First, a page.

Flexible Learning Options are designed to provide students with the flexibility in what is studied, the range of skills that can be developed and techniques used to assess learning.

Marryatville High School’s Flexible Learning Options are contained within four broad categories:
  • Vocational Education and Training (VET)
  • WorkPlace Practices
  • Community Learning - community developed programs or individual community involvement

Vocational Education and Training (VET)

Vocational Education and Training may be completed during the senior school years of Years 10, 11 and 12.
The major benefits of these programs include:
  • achievement of Industry recognised units of competency - recognised qualifications from nationally endorsed training packages
  • credit towards the SACE
  • credit for entry into further study. TAFE recognises completed units and provides credit towards further study in the same area
  • opportunities to learn in an adult environment or real work settings
  • work placement provides on the job training and experience as an entry-level trainee
  • assisting with decisions regarding future directions
  • assisting a smooth direction and transition from school to work
  • developing employability skills
  • beginning networks with employers who may offer further employment or apprenticeships

VET in the SACE

Students can gain SACE credits for the successful completion of VET qualifications, or units of competency, that make up a qualification.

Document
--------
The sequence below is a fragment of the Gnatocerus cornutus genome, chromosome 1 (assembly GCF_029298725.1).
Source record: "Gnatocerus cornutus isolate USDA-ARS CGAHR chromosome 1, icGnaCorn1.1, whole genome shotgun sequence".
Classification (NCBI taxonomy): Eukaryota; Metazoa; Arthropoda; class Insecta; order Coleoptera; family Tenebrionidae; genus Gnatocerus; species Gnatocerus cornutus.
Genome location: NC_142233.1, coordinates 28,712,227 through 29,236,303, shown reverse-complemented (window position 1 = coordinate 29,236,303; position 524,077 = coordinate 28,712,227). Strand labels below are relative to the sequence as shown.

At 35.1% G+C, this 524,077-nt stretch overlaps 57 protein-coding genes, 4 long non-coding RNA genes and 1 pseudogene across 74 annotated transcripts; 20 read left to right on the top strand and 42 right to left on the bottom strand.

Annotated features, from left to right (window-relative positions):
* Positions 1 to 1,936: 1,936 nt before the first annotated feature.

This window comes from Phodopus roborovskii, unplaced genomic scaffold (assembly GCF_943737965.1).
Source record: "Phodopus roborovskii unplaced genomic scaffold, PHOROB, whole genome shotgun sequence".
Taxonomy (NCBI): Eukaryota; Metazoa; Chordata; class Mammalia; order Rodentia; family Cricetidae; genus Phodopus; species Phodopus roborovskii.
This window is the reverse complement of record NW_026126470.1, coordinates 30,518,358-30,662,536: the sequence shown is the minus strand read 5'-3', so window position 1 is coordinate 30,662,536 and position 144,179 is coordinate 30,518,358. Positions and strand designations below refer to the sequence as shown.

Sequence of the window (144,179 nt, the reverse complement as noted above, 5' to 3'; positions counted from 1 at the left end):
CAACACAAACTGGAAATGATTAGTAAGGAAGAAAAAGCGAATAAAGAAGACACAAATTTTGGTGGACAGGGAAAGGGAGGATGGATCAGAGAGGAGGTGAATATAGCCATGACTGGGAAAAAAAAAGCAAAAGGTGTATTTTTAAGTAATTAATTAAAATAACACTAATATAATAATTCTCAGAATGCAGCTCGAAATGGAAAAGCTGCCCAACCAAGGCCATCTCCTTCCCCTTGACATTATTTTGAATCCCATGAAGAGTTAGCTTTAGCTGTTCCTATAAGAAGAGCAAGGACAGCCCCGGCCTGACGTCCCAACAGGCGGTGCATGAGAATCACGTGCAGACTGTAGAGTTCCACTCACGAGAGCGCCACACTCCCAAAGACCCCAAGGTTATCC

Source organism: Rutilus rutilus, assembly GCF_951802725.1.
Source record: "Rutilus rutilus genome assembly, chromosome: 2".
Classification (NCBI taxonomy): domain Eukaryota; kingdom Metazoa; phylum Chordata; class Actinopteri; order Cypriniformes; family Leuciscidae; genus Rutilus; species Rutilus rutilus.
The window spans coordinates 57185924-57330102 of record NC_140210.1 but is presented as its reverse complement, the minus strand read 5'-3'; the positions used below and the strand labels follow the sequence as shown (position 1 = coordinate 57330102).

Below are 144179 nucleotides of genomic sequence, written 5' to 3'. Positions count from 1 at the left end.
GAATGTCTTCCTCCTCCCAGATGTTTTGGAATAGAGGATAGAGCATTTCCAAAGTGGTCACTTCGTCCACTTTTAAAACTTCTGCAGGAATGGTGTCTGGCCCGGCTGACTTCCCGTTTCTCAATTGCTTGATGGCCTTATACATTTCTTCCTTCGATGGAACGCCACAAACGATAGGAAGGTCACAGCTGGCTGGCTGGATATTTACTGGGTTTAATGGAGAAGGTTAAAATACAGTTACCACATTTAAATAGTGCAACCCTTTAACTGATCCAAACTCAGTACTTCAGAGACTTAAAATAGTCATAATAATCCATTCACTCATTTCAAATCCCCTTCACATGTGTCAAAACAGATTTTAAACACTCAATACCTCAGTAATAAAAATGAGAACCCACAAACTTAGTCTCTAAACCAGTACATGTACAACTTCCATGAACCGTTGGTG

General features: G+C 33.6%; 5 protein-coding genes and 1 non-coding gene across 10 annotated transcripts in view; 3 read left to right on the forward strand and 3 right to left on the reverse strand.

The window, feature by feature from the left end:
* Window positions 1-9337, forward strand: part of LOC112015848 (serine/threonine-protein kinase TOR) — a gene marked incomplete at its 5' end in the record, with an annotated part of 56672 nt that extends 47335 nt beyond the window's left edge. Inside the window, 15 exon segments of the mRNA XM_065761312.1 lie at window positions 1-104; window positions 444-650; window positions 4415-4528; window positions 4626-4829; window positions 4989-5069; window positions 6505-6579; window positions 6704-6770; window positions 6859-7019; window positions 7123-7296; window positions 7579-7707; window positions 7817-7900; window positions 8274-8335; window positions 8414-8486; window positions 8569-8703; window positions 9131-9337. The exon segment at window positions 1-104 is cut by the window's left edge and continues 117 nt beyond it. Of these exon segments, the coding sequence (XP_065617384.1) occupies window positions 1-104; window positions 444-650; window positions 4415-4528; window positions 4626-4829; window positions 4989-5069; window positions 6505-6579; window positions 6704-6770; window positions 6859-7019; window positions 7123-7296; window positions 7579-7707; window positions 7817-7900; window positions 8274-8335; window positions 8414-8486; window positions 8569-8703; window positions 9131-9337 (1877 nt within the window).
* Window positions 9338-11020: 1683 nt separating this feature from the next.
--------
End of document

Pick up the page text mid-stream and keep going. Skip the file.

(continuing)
A student will earn 5 or 10 SACE credits for the successful completion of 35 or 70 nominal hours of VET, up to the maximum number of credits allocated to each qualification.

All VET qualifications, or units of competency that make up a qualification, in the Australian Qualifications Framework (AQF) can contribute to the completion of the SACE.

The VET Recognition Register lists the maximum and minimum number of SACE credits allocated to each qualification. (Refer to the VET Recognition Register on the SACE Board website).

Students can gain recognition for up to 150 SACE credits at Stage 1 and Stage 2 for successfully completed VET. VET can count for up to 20 credits of flexible learning as part of an ATAR calculation.

For more information, please refer to the Introduction to VET in the SACE powerpoint presentation.

East Adelaide Schools’ Cluster Programs

The East Adelaide Schools’ Cluster (EASC) represents the collaborative partnership and regional provision of Vocational Education and Training across all schooling sectors in the East of Adelaide. Comprising sixteen schools and a range of training partners, the EASC compile courses that compliment student interests, school specialisations, regional and national skill shortage areas and experiences that lead to the development of transferable skills. These courses are most frequently part or full certificate I or certificate II programs. The number of SACE credits awarded varies and therefore it is important to check the details of each program.

For 2017 the EASC continues to offer a broad range of courses across a variety of learning environments for senior students to study. The courses involve students being out of school for one day a week. By agreement EASC schools have made a commitment to hold programs on a Thursday where possible. The range of subjects is in the section East Adelaide Schools’ Cluster VET Programs and more detailed course information can be found on the EASC website.

Australian School Based Apprenticeships